Protein-based biologic agents have the potential to induce a variety of immune responses from the body, ranging from very minor to life threatening. One such adverse immune response is generation of neutralizing antibodies (NAbs), which can bind to the biotherapeutic drug product administered and prevent it from performing its intended biologic function, in turn negatively impacting the product’s efficacy and safety profile.
While standard immunoassays can be used to detect drug-specific antibodies including NAbs, they cannot distinguish NAbs from any other antibodies found. So what can we use to determine if any antibodies detected by an immunoassay in fact have a neutralizing capability?
Cell-Based Assays are Ideal to Detect NAbs
Although complex, cell-based neutralizing antibody assays are the industry’s preferred method to detect the presence of NAbs because they best mimic the mechanism by which the NAbs exert their effect within a living biological system. These assays assess intracellular signaling events triggered by the drug product within the cell line or the ligand inhibited by the drug product, and may also include study of extracellular binding events at the cell surface. While there are factors that would justify use of a non-cell-based NAb assay, such as a drug product with blocked ligand activity or limited choice of appropriate cell lines, US FDA and European Medicines Agency (EMA) both generally consider cell-based assays more reflective of the situation actually taking place in the body and recommend them whenever possible.
Considerations for Cell-Based NAb Assay Design
The development of cell-based NAb assays requires thorough planning and thoughtful assay design in order to produce optimal results in a cost-efficient manner. For example, the selection of a direct or indirect assay should be determined with an understanding of the biotherapeutic drug product’s mechanism of action, or results will not be sufficient to understanding NAb effects on clinical results.
Identifying the positive control antibody is also vital of developing a cell-based NAb assay – one that is capable of neutralizing the drug of interest to assess the assay’s sensitivity. Negative control, ligand control, and drug control are also significant in the validation of NAb assays. Each control is used to help validate a different aspect of the assay and each provides information that will be important in the study.
Perhaps above all, it is critical to select a suitable, stable cell line that produces a specific response to the drug product, and that the platform used provides the appropriate sensitivity level and dynamic range needed to measure that specific response. At the end of the day, the ability to detect NAbs relies on the scientist’s ability to detect a change in the assay-specific cellular response, and therefore the choice of endpoint readout is of high importance. Cellular responses can be categorized as either early (receptor binding; receptor phosphorylation; detection of cAMP or ATP; signal transduction-specific protein phosphorylation) or late (cellular proliferation or apoptosis; cytokine production; reporter gene expression events) and can include a myriad out of outcomes such as phosphorylation of intracellular substrates, calcium mobilization, proliferation, or cell death.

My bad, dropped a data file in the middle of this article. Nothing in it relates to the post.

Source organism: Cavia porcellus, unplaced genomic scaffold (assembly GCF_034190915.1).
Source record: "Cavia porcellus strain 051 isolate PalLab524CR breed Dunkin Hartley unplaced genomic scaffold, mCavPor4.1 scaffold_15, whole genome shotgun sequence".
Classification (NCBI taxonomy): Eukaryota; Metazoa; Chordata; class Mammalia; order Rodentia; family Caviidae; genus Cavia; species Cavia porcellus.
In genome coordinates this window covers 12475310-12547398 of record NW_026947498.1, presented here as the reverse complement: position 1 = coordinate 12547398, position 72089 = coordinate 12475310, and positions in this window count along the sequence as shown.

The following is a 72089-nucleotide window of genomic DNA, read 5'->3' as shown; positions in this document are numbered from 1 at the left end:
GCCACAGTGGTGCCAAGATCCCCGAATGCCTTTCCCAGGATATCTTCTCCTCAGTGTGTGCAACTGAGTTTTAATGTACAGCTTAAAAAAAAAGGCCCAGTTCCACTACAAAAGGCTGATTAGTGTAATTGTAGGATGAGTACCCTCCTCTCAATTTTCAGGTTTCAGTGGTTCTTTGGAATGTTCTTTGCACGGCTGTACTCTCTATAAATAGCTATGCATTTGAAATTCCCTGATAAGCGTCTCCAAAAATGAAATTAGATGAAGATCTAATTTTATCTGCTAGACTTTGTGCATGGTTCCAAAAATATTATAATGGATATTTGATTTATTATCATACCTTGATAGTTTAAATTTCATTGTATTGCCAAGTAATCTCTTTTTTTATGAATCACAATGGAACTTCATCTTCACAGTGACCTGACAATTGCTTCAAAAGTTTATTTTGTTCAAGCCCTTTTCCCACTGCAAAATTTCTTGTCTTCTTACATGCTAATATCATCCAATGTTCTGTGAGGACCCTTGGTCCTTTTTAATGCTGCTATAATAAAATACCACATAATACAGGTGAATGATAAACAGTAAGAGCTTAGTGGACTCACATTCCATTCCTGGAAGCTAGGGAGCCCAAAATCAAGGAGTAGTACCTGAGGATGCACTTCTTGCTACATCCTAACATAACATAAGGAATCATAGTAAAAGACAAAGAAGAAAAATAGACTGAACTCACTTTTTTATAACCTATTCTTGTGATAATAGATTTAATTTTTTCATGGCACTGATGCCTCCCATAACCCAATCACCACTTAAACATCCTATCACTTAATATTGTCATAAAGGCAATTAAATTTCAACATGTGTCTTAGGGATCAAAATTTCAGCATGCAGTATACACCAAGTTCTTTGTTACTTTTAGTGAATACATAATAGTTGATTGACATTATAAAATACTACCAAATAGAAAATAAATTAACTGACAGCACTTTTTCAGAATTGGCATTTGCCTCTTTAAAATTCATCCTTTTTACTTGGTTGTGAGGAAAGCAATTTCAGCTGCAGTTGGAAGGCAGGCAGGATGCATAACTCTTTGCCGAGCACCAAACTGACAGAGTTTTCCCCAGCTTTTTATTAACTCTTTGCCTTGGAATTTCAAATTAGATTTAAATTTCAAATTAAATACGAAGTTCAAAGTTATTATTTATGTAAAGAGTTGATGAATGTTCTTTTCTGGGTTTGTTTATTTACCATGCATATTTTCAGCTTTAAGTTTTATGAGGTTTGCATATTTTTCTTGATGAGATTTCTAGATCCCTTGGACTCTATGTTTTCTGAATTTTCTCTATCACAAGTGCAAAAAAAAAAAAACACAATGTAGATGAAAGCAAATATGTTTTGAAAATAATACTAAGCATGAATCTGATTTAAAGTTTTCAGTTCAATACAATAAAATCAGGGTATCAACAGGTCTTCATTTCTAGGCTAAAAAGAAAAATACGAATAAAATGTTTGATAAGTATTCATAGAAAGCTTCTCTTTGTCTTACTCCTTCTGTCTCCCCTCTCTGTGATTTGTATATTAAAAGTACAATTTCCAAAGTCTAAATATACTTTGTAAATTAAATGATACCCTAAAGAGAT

A Tiered Approach to NAb Detection Using Cell-Based Assays
When using a cell-based assay to evaluate NAbs as a part of an immunogenicity study, our team here at BioAgilytix uses a tiered approach. First, the sample is screened using a ligand binding immunoassay to detect the presence of any anti-drug antibodies (ADAs). Positively screened samples are re-analyzed in a confirmatory assay, and confirmed positive ADA samples may be further characterized for their neutralizing capacity, binding affinity, isotyping, and other characteristics. When it comes specifically to NAb analysis, we determine the most appropriate format based on mechanism of action and all the other factors noted above, using our extensive cross-platform experience to develop cell proliferation, biomarker, gene expression, gene reporter, antibody-dependent cell-mediated cytotoxicity (ADCC), and complement dependent cytotoxicity (CDC) assays that meet NAb detection requirements with high specificity, sensitivity, and precision.
Examples of NAb assays developed or validated at BioAgilytix include:
- Reporter Assays (Luminescence)
- Growth Factor Stimulated Phosphorylation (MSD)
- Growth Factor Stimulated Proliferation (Celltiter Glo)
- Compliment Dependent Cytotoxicity (MTS)
- IFN-gamma release (ELISA)
- Labeled drug binding (FACS)
- Competition binding (ELISA)
The Value of Cell-Based Assays
Because they use live cells, cell-based assays are able to produce results that are more biologically relevant or that have physiological relevance – which is key to understanding how NAbs impact an administered biotherapeutic. Although using cell lines adds layers of complexity, it provides a clearer picture of what is actually occurring in the body and how to address it, and with the right cell-based assay expertise you can gain a deeper understanding of drug product safety and efficacy.
In our upcoming blogs, we will take a closer look at the use of cell-based potency assays for lot release testing under GMP, and how BioAgilytix is utilizing cell-based assays to bring new insights at the discovery phase of development.
If you would like more information on BioAgilytix’s cell-based assay capabilities, speak to one of our scientists today.